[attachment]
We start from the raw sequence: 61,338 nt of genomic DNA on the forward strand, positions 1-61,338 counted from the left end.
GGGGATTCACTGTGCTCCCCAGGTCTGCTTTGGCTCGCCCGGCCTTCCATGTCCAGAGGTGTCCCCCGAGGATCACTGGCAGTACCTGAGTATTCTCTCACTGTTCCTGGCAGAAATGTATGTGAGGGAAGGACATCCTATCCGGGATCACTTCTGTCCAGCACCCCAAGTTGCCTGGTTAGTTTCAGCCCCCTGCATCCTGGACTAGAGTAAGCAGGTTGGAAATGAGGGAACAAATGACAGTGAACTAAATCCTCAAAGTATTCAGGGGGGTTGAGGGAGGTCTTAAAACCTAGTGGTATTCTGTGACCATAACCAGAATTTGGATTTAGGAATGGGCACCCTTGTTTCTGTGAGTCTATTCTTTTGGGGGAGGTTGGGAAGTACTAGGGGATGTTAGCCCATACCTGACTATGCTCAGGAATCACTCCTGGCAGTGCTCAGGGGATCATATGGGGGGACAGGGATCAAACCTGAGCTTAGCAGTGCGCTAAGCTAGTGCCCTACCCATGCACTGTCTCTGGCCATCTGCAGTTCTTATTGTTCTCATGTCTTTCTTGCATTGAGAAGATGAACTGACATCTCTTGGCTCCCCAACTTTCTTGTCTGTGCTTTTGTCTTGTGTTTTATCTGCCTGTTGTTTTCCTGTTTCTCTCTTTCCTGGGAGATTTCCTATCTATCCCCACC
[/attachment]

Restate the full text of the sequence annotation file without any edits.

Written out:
We start from the raw sequence: 61,338 nt of genomic DNA on the forward strand, positions 1-61,338 counted from the left end.
GGGGATTCACTGTGCTCCCCAGGTCTGCTTTGGCTCGCCCGGCCTTCCATGTCCAGAGGTGTCCCCCGAGGATCACTGGCAGTACCTGAGTATTCTCTCACTGTTCCTGGCAGAAATGTATGTGAGGGAAGGACATCCTATCCGGGATCACTTCTGTCCAGCACCCCAAGTTGCCTGGTTAGTTTCAGCCCCCTGCATCCTGGACTAGAGTAAGCAGGTTGGAAATGAGGGAACAAATGACAGTGAACTAAATCCTCAAAGTATTCAGGGGGGTTGAGGGAGGTCTTAAAACCTAGTGGTATTCTGTGACCATAACCAGAATTTGGATTTAGGAATGGGCACCCTTGTTTCTGTGAGTCTATTCTTTTGGGGGAGGTTGGGAAGTACTAGGGGATGTTAGCCCATACCTGACTATGCTCAGGAATCACTCCTGGCAGTGCTCAGGGGATCATATGGGGGGACAGGGATCAAACCTGAGCTTAGCAGTGCGCTAAGCTAGTGCCCTACCCATGCACTGTCTCTGGCCATCTGCAGTTCTTATTGTTCTCATGTCTTTCTTGCATTGAGAAGATGAACTGACATCTCTTGGCTCCCCAACTTTCTTGTCTGTGCTTTTGTCTTGTGTTTTATCTGCCTGTTGTTTTCCTGTTTCTCTCTTTCCTGGGAGATTTCCTATCTATCCCCACC